Alok Sharma, the UK minister in charge of last year's Cop26 summit on climate change, was so passionate about the job that he broke down in tears when it looked like a final deal was in jeopardy.
He is still on the brief as the world prepares for the Cop27 meeting in Egypt in November. It looks like more tears could be in the offing as he has threatened to hand in his resignation if the ruling Conservative party abandons or waters down the net-zero targets that the country pledged under Prime Minister Boris Johnson.
Mr Johnson is on his way out of power and the final two candidates for the Conservative leadership, Rishi Sunak and Liz Truss, are far more ambivalent about the commitment to carbon neutrality in the face of global warming.
It is just one of a range of areas in which the UK is poised to pivot in a new direction when the new prime minister kisses hands with Queen Elizabeth in early September.
In terms of the climate, Ms Truss, the current Foreign Secretary, has both promised to keep the net-zero target of 2050 but has said that there needs to be better ways to deliver it. She has pledged to suspend green energy levies to ease current energy bills for households.
Mr Sunak, chancellor until earlier this month, has also backed the target but is talking about scrapping renewable energy expansion on the UK land mass. Instead, he wants to put more effort into offshore turbines as well as funding for insulating the country’s draughty homes.
The emphasis in Mr Sunak’s policies is on energy with his proposed new separate Department of Energy to work along aside a dedicated Energy Security Committee overseeing market reforms.
Meanwhile, by setting a target to make Britain energy-sufficient by 2045, Mr Sunak is signalling an increase in UK fossil fuel output. Ms Truss is also making a similar pledge with her commitment to allow UK shale gas fracking, something that governments have failed to get across the line for decades.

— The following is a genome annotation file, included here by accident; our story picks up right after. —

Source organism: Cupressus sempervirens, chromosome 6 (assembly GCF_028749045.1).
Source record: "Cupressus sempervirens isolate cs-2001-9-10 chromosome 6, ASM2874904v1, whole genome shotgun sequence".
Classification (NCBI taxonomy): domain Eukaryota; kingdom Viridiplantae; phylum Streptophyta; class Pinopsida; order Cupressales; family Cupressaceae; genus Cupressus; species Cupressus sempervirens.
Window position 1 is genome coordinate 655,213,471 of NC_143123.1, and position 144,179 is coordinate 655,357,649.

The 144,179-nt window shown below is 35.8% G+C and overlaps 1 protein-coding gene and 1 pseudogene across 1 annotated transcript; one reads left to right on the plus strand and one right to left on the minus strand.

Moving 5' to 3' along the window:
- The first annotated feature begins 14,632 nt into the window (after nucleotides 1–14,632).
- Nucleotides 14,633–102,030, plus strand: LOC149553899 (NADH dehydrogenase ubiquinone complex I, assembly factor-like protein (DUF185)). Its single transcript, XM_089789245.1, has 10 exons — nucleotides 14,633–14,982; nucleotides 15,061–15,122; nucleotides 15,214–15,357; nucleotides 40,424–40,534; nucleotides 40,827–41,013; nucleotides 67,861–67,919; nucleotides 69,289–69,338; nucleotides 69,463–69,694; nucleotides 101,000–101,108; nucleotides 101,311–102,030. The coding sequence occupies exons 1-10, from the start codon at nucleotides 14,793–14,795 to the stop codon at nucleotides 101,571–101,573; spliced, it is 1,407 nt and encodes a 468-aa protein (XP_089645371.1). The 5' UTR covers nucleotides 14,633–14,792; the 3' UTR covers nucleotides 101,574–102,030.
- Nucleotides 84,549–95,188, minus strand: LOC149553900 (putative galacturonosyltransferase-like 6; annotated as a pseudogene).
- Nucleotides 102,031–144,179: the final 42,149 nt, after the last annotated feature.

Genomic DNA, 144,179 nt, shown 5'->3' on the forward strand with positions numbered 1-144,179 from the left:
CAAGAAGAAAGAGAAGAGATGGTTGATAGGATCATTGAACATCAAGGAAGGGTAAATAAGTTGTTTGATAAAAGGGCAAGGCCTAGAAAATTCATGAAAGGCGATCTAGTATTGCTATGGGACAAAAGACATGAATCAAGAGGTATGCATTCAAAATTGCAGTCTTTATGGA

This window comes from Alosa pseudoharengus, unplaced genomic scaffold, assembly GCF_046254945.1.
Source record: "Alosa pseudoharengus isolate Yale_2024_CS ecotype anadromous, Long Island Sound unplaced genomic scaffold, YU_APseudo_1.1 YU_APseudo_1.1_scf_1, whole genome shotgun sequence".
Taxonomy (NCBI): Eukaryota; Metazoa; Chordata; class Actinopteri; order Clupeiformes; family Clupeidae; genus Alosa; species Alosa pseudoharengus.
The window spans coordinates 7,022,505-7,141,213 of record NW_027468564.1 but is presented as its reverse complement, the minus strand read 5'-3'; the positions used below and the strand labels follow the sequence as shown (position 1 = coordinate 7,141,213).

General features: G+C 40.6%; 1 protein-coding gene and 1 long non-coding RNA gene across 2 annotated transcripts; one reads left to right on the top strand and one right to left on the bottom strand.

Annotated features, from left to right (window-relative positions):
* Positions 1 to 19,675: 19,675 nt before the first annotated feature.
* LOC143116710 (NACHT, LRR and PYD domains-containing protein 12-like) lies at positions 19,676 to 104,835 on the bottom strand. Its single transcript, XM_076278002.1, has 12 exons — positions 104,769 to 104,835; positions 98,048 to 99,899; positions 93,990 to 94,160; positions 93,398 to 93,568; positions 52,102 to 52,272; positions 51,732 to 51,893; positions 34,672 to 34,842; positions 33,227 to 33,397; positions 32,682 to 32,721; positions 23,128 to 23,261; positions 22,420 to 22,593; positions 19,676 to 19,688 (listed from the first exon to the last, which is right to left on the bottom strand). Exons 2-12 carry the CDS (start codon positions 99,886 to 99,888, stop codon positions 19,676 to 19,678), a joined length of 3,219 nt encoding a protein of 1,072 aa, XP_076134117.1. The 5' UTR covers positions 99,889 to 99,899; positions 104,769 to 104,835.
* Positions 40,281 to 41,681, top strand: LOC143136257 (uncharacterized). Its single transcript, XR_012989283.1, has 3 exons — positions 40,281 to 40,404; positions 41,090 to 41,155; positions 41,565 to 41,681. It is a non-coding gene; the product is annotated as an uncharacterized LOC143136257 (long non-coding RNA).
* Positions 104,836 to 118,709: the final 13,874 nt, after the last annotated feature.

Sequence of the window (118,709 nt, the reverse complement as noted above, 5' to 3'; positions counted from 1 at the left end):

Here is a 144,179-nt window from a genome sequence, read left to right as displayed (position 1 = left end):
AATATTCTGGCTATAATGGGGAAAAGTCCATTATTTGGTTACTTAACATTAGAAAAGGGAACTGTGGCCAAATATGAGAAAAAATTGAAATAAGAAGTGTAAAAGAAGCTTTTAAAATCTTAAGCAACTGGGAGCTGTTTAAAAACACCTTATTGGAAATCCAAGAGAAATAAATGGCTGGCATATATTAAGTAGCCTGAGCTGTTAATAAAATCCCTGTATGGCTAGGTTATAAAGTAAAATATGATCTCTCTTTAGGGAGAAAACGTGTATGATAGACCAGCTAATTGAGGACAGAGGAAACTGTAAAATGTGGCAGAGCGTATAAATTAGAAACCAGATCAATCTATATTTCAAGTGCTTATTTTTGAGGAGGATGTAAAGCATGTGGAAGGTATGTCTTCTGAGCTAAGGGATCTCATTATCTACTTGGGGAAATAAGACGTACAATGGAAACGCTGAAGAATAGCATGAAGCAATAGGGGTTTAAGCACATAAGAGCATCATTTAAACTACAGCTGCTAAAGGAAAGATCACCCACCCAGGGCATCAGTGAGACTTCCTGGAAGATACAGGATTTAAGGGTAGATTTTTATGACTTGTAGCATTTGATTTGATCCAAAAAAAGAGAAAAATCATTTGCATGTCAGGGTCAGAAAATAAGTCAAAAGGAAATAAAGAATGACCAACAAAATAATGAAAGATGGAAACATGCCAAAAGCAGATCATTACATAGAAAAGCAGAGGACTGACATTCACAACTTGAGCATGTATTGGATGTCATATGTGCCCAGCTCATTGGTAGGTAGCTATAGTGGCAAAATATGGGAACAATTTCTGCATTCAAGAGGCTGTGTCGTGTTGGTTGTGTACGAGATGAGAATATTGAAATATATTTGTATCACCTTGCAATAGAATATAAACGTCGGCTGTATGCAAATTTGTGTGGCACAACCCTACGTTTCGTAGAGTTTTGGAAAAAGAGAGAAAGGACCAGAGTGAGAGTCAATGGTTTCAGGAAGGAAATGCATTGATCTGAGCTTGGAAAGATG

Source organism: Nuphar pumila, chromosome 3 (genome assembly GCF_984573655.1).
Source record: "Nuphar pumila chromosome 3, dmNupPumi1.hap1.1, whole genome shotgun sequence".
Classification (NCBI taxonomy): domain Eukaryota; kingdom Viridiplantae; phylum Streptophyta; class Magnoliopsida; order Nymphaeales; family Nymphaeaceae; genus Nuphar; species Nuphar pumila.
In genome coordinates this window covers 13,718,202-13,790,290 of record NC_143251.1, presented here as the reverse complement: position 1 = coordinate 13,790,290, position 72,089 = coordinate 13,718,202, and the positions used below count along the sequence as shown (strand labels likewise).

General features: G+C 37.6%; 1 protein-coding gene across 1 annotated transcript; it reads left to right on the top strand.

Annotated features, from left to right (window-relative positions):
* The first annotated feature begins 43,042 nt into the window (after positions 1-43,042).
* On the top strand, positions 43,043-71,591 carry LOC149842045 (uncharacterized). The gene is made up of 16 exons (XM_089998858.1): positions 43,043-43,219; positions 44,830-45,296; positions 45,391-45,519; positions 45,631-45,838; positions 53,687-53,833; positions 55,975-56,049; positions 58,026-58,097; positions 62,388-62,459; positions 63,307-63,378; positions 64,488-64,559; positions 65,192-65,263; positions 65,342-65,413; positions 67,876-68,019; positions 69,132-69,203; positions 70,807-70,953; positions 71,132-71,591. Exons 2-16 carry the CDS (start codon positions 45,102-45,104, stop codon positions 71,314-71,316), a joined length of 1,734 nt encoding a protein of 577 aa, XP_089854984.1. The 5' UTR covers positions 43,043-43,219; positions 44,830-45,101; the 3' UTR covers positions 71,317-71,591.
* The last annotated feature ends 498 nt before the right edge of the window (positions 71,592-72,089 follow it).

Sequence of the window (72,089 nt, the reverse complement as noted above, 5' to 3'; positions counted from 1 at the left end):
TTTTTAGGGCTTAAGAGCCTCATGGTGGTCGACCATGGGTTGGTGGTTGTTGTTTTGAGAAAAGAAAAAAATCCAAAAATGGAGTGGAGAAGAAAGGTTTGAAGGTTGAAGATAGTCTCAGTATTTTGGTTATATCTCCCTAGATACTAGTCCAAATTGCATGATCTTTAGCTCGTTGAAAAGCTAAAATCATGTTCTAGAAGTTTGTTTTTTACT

On Europe, both sides must perform the role of Brexit hardliner, especially after the EU’s incendiary move to sue the UK for opening the door to systemic smuggling by failing to enforce the divorce agreement.
When former US president Donald Trump told ex-prime minister Theresa May that she should have moved to sue the EU first, he may have had a point on the years of wrangling ahead.
Mr Sunak is committed to removing all EU law from the UK statute book. Ms Truss wants to overhaul the European Convention on Human Rights.
As the campaign unfolds, expect a bidding war on tough stands on migration, too, with the candidates already saying that they back Mr Johnson’s controversial policy on deporting people to Rwanda. Mr Sunak is reportedly planning to frame his migration policies with a keynote speech this week.
It is the economic future that has seen the starkest dividing line drawn. Mr Sunak has called some of what Ms Truss has to say as socialism. Mr Johnson has even intervened to indicate that Mr Sunak’s “treasury orthodoxy” frustrated his government.
While both Ms Truss and Mr Sunak appear poised to drop Mr Johnson’s levelling-up agenda, that is where the consensus ends.
As the architect of the current tax policy, he maintains that tax cuts must wait until public finances are stronger and income tax reductions must follow. Mr Sunak believes that a corporation tax increase should proceed in line with the trend of raising revenues from companies that is prevalent among member states of the Organisation for Economic Co-operation and Development.
Ms Truss is promising a new budget on day one to address the slowdown in the UK economy as a result of rising energy prices. Her emphasis is tax cuts and, as a supply sider, she seeks a Reagan-style boost from a lighter government role in the economy.
What Ms Truss is proposing is a shift from a central bank-directed economic strategy, based on the level of interest rates, to government resuming its dominant role. This, some of her backers say, is worthwhile even as they predict interest rate rises from the current level just over 1 per cent to 7 per cent.
In fact, the theory underpinning her policy will be that government deficits will assist the Bank of England to raise rates while avoiding recession. That would be a whole new world. The principles behind central bank independence of the past three decades would certainly no longer be sacrosanct.
It is hard to escape the conclusion that this really is a watershed choice not only for the UK but for how the western world is going to function in the uncertain period ahead.
Mr Sunak would push very familiar policy options, while Ms Truss would gamble with the untested. Both would have two years to define their agenda before the next election must be called. The backdrop is an international system seized by crisis.
One thing is for sure: electability is not name of the game in this run-off.